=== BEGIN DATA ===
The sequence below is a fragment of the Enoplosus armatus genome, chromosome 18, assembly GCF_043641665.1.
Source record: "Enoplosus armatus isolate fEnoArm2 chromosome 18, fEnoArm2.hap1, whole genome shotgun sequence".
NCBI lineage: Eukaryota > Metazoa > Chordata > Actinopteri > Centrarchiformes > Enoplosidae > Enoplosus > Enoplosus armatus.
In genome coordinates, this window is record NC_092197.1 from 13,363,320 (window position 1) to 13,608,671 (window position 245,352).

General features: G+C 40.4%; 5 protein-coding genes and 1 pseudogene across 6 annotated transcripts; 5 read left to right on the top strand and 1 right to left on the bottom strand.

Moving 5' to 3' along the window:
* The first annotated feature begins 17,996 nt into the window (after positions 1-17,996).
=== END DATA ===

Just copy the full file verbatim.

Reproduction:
The sequence below is a fragment of the Enoplosus armatus genome, chromosome 18, assembly GCF_043641665.1.
Source record: "Enoplosus armatus isolate fEnoArm2 chromosome 18, fEnoArm2.hap1, whole genome shotgun sequence".
NCBI lineage: Eukaryota > Metazoa > Chordata > Actinopteri > Centrarchiformes > Enoplosidae > Enoplosus > Enoplosus armatus.
In genome coordinates, this window is record NC_092197.1 from 13,363,320 (window position 1) to 13,608,671 (window position 245,352).

General features: G+C 40.4%; 5 protein-coding genes and 1 pseudogene across 6 annotated transcripts; 5 read left to right on the top strand and 1 right to left on the bottom strand.

Moving 5' to 3' along the window:
* The first annotated feature begins 17,996 nt into the window (after positions 1-17,996).